An 18-pound macaque monkey bit and then mauled the hand of a University of Pittsburgh laboratory technician last week, prompting accusations from the victim and her co-worker that the facility lacks sufficient safety measures.
Patricia "Trish" Boyle, 51, of Avalon, was released from UPMC Presbyterian yesterday -- eight days after the Sept. 24 attack. She received numerous stitches and suffered bone, tendon and nerve damage, the latter of which, she said, could be irreparable.
Blood tests have yet to show what viruses the macaque may have had and whether Ms. Boyle stands vulnerable to infections including hepatitis B. The macaque is used in research on a tuberculosis vaccine, but tuberculosis typically is spread via respiration rather than blood transfer.
"I'm afraid I'll never be able to work in this field again because of my hand," Ms. Boyle said. "I did a lot of microsurgery [in previous jobs] and don't know anything else but this. This is my life."
Pitt spokesman John Fedele, in a voice mail message, acknowledged that a workplace injury had occurred and the university was investigating. He could not be reached for further comment.
Karen Eggert, spokeswoman for the U.S. Department of Agriculture's Animal and Plant Health Inspection Service, said the department investigates all reports of laboratory animals being improperly cared for, with ancillary concern for worker safety. After learning of the attack, a USDA inspector arrived Wednesday to question Ms. Boyle in her hospital room.
Alisha Brown, spokeswoman for the U.S. Occupational Safety and Health Administration, said it would investigate only if a complaint is filed.
Pitt's $18 million Regional Biocontainment Laboratory is in Biomedical Science Tower 3 on Fifth Avenue in Oakland. The university's Center for Vaccine Research in Pitt's School of Medicine uses primates to develop vaccines with a focus on dengue, influenza, avian flu and tuberculosis.
The tuberculosis vaccine research is funded through the Bill and Melinda Gates Foundation, which awarded the center and other research groups a $11.4 million grant earlier this year to develop new strategies to control the disease.
To prevent exposure to dangerous disease, workers caring for animals in the containment area are required to don protective gear, respirators and rubber gloves, among other safeguards.
Ms. Boyle said her job was to feed up to 30 macaques used in the tuberculosis research, clean their cages and check on their health.
Ms. Boyle said she's trained as a laboratory technician, but was assigned to do animal husbandry at the lab.
"I was thrown in there and not taught anything, and told to do this," she said.
The macaques, also known as cynomolgus monkeys, hail from South Asia, weigh up to 30 pounds and feature long tails and limbs.
On Sept. 24, she was alone inside a containment area, using a pole to test whether the macaque's water system was working. But the macaque, called "Grabby" because of his propensity for grabbing anything he can reach, clasped the pole, yanked it inside the cage and then chomped down on Ms. Boyle's right palm below the index and middle fingers.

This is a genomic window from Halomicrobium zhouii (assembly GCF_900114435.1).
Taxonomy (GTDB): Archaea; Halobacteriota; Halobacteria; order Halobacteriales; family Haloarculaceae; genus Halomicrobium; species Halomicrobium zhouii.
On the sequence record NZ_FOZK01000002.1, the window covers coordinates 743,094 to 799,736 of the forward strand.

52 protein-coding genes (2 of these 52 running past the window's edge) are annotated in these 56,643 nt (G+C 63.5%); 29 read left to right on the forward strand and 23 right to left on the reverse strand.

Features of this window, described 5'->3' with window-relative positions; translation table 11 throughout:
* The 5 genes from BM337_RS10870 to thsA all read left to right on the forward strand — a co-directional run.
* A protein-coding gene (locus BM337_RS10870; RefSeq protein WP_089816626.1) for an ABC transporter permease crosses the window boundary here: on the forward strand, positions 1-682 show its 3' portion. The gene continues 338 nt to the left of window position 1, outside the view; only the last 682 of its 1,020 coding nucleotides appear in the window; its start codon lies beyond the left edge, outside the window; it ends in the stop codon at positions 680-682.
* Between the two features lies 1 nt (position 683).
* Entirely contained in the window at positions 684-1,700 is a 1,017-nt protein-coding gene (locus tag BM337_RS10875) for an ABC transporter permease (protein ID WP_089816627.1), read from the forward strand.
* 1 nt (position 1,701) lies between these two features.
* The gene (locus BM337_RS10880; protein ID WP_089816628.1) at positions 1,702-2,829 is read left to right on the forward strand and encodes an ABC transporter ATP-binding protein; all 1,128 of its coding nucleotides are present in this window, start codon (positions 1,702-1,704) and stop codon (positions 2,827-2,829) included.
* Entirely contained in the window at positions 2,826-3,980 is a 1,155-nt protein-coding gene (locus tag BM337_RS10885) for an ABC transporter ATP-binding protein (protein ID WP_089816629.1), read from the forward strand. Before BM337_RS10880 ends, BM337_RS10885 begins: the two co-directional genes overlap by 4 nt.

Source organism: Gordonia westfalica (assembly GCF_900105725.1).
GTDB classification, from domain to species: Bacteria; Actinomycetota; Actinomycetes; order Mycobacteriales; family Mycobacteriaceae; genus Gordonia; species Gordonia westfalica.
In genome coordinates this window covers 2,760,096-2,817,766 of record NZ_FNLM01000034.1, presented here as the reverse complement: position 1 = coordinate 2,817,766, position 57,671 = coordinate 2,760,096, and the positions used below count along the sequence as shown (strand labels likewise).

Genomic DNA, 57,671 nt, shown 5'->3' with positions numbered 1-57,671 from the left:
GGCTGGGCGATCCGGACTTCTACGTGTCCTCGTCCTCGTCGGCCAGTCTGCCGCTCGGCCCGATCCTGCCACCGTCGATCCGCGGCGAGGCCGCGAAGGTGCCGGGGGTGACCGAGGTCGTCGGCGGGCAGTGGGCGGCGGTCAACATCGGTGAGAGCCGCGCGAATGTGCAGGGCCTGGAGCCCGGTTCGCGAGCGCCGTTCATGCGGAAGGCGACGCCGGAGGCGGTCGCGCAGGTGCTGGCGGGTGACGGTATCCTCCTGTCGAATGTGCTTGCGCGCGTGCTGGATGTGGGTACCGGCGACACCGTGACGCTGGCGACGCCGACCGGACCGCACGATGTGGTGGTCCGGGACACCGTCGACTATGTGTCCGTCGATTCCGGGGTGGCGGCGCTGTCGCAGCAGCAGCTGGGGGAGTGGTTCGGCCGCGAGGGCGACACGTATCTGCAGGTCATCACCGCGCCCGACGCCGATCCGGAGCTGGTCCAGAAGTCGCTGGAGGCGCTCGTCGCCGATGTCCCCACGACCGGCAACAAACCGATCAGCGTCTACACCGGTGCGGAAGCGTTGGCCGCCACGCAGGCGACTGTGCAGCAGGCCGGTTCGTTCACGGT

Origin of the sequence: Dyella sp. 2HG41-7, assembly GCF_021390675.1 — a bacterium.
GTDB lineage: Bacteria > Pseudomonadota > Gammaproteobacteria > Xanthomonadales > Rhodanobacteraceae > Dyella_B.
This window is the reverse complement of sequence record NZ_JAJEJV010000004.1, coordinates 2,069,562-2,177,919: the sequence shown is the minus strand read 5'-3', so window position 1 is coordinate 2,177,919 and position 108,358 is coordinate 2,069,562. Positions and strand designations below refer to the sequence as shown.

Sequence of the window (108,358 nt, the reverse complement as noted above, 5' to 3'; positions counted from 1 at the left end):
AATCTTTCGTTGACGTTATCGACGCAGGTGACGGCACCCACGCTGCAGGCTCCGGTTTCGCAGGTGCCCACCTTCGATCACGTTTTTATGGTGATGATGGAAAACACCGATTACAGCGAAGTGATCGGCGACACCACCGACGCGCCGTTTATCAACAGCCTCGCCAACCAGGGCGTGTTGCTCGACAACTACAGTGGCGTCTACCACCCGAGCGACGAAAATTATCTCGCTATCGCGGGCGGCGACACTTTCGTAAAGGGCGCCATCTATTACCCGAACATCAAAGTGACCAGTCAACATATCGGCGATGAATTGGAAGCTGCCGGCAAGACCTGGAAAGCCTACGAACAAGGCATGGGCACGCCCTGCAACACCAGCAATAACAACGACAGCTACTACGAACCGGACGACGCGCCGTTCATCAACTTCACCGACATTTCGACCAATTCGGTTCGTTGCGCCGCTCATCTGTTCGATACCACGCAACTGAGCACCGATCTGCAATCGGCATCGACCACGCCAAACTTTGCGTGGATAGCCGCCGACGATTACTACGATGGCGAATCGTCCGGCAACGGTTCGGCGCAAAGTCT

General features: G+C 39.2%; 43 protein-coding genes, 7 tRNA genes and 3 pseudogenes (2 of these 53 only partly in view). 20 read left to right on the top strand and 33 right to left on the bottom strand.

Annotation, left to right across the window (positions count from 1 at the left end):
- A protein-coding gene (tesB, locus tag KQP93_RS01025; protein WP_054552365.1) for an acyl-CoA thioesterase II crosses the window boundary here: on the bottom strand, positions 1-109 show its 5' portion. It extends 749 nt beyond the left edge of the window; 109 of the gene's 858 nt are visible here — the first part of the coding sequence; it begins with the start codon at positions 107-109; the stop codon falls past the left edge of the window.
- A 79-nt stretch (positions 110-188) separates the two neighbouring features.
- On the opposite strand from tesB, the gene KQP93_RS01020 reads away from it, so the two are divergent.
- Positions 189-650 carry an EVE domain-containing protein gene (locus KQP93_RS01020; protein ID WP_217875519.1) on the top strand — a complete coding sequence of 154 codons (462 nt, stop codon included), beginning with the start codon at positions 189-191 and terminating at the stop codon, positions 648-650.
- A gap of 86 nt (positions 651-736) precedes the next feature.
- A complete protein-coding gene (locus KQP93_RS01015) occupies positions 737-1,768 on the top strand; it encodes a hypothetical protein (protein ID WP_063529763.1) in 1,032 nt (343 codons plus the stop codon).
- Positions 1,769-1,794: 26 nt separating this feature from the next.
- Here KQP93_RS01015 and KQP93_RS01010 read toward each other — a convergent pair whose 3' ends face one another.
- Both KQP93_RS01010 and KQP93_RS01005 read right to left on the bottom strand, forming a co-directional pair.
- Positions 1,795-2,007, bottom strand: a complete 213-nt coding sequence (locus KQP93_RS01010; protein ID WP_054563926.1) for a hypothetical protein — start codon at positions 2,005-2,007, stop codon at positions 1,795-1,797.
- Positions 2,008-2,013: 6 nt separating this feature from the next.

With its teeth penetrating to the bone, Ms. Boyle could not pull her hand away.
"My hand was in its mouth," she said. "It was clamping down on it and munching on it for up to a minute. I had no choice but to pull my hand out in shreds."
Bleeding profusely, she ran screaming into another containment area where another laboratory technician tried to attend to her injuries. Co-worker Joyce Ann Horner of West Mifflin also arrived to help.
They rinsed her hand, but lacked a bite kit to disinfect the wounds. Ms. Horner and Ms. Boyle also said a supervisor refused to call an ambulance. So Ms. Boyle, with her hand wrapped in a towel and covered with a garbage bag, had to walk uphill to the UPMC Presbyterian's emergency department.
During eight days in the hospital, she underwent three surgeries to treat recurring infections and continues to have no feeling in her index and middle fingers.
Ms. Boyle and Ms. Horner, who was fired the day after the attack for reasons she described as "vague," questioned safety and training procedures used at the lab.
They said a walkie-talkie system known as a Vocera was not working inside the containment area, preventing Ms. Boyle from summoning help. The cages that hold the long-limbed macaques also allow them to grab at workers, sometimes tearing away their respirator hoses. There also was no warning sign on the macaque's cage.
Ms. Horner said she previously was taken to an emergency room when a macaque scratched her hand.
"Bigger and bigger problems are turning out to be a disaster," Ms. Horner said. "For a center like this, they should pay more attention to the details."